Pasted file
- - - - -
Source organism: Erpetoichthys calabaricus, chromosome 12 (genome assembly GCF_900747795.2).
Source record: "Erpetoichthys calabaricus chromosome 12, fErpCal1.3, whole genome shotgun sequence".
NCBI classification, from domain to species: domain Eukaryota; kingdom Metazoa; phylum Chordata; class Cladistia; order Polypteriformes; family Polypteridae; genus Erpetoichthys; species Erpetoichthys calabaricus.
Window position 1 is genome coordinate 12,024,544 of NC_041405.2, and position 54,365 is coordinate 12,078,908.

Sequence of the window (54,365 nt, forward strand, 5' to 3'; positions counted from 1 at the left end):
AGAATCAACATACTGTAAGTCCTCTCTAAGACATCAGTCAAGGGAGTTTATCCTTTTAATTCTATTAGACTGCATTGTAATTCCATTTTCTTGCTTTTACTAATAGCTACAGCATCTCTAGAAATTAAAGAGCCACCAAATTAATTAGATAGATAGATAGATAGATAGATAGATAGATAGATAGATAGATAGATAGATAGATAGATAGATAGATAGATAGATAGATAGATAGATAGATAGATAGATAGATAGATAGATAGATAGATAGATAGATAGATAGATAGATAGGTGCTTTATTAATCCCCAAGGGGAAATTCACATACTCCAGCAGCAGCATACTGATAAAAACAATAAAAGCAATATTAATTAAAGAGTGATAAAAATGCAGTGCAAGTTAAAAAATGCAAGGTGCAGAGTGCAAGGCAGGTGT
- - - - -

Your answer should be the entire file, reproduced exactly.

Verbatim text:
Source organism: Erpetoichthys calabaricus, chromosome 12 (genome assembly GCF_900747795.2).
Source record: "Erpetoichthys calabaricus chromosome 12, fErpCal1.3, whole genome shotgun sequence".
NCBI classification, from domain to species: domain Eukaryota; kingdom Metazoa; phylum Chordata; class Cladistia; order Polypteriformes; family Polypteridae; genus Erpetoichthys; species Erpetoichthys calabaricus.
Window position 1 is genome coordinate 12,024,544 of NC_041405.2, and position 54,365 is coordinate 12,078,908.

Sequence of the window (54,365 nt, forward strand, 5' to 3'; positions counted from 1 at the left end):
AGAATCAACATACTGTAAGTCCTCTCTAAGACATCAGTCAAGGGAGTTTATCCTTTTAATTCTATTAGACTGCATTGTAATTCCATTTTCTTGCTTTTACTAATAGCTACAGCATCTCTAGAAATTAAAGAGCCACCAAATTAATTAGATAGATAGATAGATAGATAGATAGATAGATAGATAGATAGATAGATAGATAGATAGATAGATAGATAGATAGATAGATAGATAGATAGATAGATAGATAGATAGATAGATAGATAGATAGATAGATAGATAGATAGATAGGTGCTTTATTAATCCCCAAGGGGAAATTCACATACTCCAGCAGCAGCATACTGATAAAAACAATAAAAGCAATATTAATTAAAGAGTGATAAAAATGCAGTGCAAGTTAAAAAATGCAAGGTGCAGAGTGCAAGGCAGGTGT